Wednesday, 29 August 2012


In one week, GC will be taking a break while the blog mistress heads overseas for some R&R.

Can you guess where I'm going?

That's right - Russia! Home of caviar, St Basil's cathedral and the iconic babushka doll.

What's not to love about a country where vodka is served by outrageously good looking people in fur hats?
Also featuring on the itinerary is Ukraine, Poland and the Czech Republic. I was quite excited to find out a cooking class is included during our stay in the Carpathian Mountains in the Ukraine.

I'm hoping it's as great as last year's lesson in Sarajevo. At the guesthouse we stayed in, the lady of the house taught us one evening to make dolma. I adore dolma! They're any vegetables you can stuff with filling- tomato, pepper, eggplant, onion, zucchini, vine leaves, squash...

It's simple - make the filling by mixing together mince, rice and spices.
Then stuff your chosen vegetables with the mix. Arrange in a baking dish, cover with warm water and olive oil, and simmer for 20 minutes.
(Obviously this is a simplified version, I suggest SBS Food's recipe if you intend making them)
No meal is truly complete without a cup of Bosnian coffee
View from my window <3 Sarajevo

Tuesday, 28 August 2012


Inspired by a similar recipe on Gourmet Traveller and wanting to use up the maple syrup leftover from my "vegetarian roast" (recipe to come) I decided that over the weekend I would try making a pie. Now, I've never baked a pie or even made pastry dough before. So, for a virgin pie-maker, it was a fairly ambitious escapade. Here's why: making a decent dough is something that comes with a lot of practice, a lot of trial/error and (deep breath) a lot of patience. You will swear lots, possibly cry and consider throwing in the towel a number of times. Don't - perseverance pays off, and no matter how munted or lopsided the pie looks, it'll taste great, trust me! 

The Gastronomically Challenged Guide to Pecan and Maple Pie

4 eggs
150gm brown sugar
150gm chopped up pecans
200ml real maple syrup (no "maple flavoured' imitations)
60gm melted butter
about 1/3 cup flour
20ml Cointreau
1 tsp ground cinnamon
1 tsp ground nutmeg
1 tsp vanilla essence

1 cup of plain flour (sifted)
1/3 cup brown sugar
90gm cold butter
1 egg yolk
1 tsp sea salt

There's four steps to master: making the pastry, rolling it out, blind baking and filling.

Step one: process the flour, sugar and salt in a food processor. Add butter and process until fine crumbs form. Add the egg yolk - at this point I felt that the dough was a bit dry so I added a splash of water to help it form. Turn the dough onto a floured surface and form into a disc. I left it wrapped in plastic in the fridge overnight (apparently its OK to store this way for up to 3 days.) Otherwise let it rest in the fridge for at least 2 hours before baking.

Pre-heat your oven to 180 degrees. Grease a pie dish or tart tin with oil. Roll out the pastry - Gourmet Traveller suggested 3mm as a guideline. I kind of ignored this and rolled it to my own specifications. Big mistake. The pastry was WAY too thick.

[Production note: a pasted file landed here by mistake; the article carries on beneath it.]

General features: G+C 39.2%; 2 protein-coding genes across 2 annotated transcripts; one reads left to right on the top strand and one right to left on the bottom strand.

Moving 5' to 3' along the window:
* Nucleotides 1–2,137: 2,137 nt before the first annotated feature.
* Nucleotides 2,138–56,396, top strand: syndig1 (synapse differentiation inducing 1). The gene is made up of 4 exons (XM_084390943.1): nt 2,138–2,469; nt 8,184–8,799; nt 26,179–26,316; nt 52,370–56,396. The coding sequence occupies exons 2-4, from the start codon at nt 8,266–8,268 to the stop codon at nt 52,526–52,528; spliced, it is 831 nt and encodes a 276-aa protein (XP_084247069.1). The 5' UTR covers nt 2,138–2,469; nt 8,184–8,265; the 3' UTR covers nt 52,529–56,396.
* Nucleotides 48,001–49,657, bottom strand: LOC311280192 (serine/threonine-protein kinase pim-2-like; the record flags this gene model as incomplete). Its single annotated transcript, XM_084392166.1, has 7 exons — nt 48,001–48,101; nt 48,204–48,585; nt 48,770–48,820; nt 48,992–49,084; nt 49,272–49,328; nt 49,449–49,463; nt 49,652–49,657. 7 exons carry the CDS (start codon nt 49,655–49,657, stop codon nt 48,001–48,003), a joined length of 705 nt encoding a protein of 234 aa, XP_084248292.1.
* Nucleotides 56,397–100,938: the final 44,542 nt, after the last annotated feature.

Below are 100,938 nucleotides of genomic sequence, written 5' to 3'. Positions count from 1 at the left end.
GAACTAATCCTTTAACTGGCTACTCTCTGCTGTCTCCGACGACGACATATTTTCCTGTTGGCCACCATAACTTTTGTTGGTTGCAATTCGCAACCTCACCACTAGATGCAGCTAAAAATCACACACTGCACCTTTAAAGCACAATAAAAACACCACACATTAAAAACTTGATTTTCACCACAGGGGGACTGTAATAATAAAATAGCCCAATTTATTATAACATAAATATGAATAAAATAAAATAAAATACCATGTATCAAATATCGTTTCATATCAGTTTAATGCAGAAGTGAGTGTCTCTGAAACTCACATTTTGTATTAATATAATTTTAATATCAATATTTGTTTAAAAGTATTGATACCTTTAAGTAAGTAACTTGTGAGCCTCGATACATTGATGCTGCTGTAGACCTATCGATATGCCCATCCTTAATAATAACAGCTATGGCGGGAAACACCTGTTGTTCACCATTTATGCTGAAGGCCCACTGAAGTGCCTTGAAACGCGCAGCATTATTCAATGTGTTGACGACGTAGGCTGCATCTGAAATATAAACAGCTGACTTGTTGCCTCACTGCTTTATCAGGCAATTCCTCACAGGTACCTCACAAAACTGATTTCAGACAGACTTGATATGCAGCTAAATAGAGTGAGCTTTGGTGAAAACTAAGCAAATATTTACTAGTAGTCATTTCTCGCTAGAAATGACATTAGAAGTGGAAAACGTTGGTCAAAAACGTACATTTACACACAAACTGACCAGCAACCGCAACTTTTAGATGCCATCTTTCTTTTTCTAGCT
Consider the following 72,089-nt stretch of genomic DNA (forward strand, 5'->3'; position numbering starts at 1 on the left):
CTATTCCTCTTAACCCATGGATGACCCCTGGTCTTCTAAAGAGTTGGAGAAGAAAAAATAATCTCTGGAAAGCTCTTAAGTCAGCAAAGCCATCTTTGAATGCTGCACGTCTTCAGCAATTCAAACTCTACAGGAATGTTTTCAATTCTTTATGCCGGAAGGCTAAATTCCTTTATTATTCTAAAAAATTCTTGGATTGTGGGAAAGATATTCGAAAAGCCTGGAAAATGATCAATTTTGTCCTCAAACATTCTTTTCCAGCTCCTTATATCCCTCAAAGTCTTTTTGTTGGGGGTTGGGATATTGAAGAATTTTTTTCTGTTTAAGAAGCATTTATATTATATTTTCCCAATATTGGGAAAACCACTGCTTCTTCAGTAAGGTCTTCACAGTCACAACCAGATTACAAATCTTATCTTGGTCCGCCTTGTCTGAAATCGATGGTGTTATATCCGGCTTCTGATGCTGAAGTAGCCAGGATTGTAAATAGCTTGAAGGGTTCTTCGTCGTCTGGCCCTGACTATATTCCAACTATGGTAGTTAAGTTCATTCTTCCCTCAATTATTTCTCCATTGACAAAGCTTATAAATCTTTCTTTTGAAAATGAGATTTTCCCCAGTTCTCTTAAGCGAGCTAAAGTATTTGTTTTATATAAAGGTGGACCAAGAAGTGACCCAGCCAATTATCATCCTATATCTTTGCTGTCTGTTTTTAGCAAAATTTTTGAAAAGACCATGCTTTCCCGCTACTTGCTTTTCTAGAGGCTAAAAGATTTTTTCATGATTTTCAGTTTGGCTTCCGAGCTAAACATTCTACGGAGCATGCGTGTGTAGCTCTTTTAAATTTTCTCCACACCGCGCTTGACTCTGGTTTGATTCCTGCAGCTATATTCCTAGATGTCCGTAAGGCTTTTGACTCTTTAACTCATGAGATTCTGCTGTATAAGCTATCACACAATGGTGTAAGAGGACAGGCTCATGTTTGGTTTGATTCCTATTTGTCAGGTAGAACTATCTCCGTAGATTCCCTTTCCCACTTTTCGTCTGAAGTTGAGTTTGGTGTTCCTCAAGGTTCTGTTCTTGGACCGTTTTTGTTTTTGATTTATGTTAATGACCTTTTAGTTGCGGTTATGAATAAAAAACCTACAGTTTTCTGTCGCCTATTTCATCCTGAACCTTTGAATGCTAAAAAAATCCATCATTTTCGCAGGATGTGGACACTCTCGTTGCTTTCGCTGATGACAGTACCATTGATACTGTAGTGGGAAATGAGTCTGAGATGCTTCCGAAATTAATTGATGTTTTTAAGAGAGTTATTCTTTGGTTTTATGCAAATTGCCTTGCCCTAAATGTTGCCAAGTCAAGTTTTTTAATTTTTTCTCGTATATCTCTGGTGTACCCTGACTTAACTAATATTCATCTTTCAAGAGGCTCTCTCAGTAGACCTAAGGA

You can either to roll it out on a floured surface or between sheets of cling wrap (which stops the roller from sticking). Typically,  my dough stuck to the cling film instead, but I managed to get it in the dish in (more or less) one piece. Trim any excess from the edges.
**NB: Put it back in the fridge to chill while making the filling. The last thing you want happening is for the butter to melt.

Whisk the eggs and sugar in a mixing bowl, then whisk in the maple syrup, melted butter, flour, Cointreau, spices and vanilla essence and a pinch of salt. Stir in the pecans - now your filling is ready to go. 

Remember how earlier I stressed the importance of paper-thin dough? The next stage, blind baking, means you pre-bake the crust to a hard, crispy shell before adding the filling. To blind bake you need baking paper and some weights. Naturally the weights will prevent the pastry from rising. Pie weights (ceramic balls that serve literally no other purpose) are sold by most kitchenware suppliers but dry rice/beans work just fine. Make sure you put a circle of baking paper between the pastry and the weights.

Bake for 10-12 minutes until the pastry is a light golden colour, then remove the weights and bake for a further 8-10 minutes.
Unfortunately for me, carelessness = partially cooked/partially raw dough :(. My pastry looked like this post-blind baking (after I literally landscaped out the chunky, uneven parts with a knife.) 
Reduce the oven to 160 degrees. Pour the filling into the pastry case. Bake at 160 degrees for 40 minutes until golden and set. Cool the pie (preferably on a window sill) and enjoy.

We ate the whole thing. 

Wednesday, 15 August 2012


They might have shown us that they can put on a cracking Olympics, but England isn't exactly the first place which springs to mind for having an appealing national cuisine. In terms of variety, flavour or health consciousness. If anything, they have an abysmal success rate on such lists.

But there are two things I LOVE about the Brit's and their attitude towards food. One: their liberal application of the term 'pudding' to a range of dishes both savoury and sweet (Yorkshire pudding, black pudding, bread pudding, et al) Two: thinly veiled sexual innuedo (spotted dick, toad in the hole and many others that SOUND dirty but actually aren't) - which is also a succinct description of British humour from the Edwardian era up to the present day. As both my parents hail from the land of the crisp sandwich, British food is something I've grown up with and as it were, over the years something I've become almost nostalgically fond of. It's heavy, stodgy and completely unpretentious.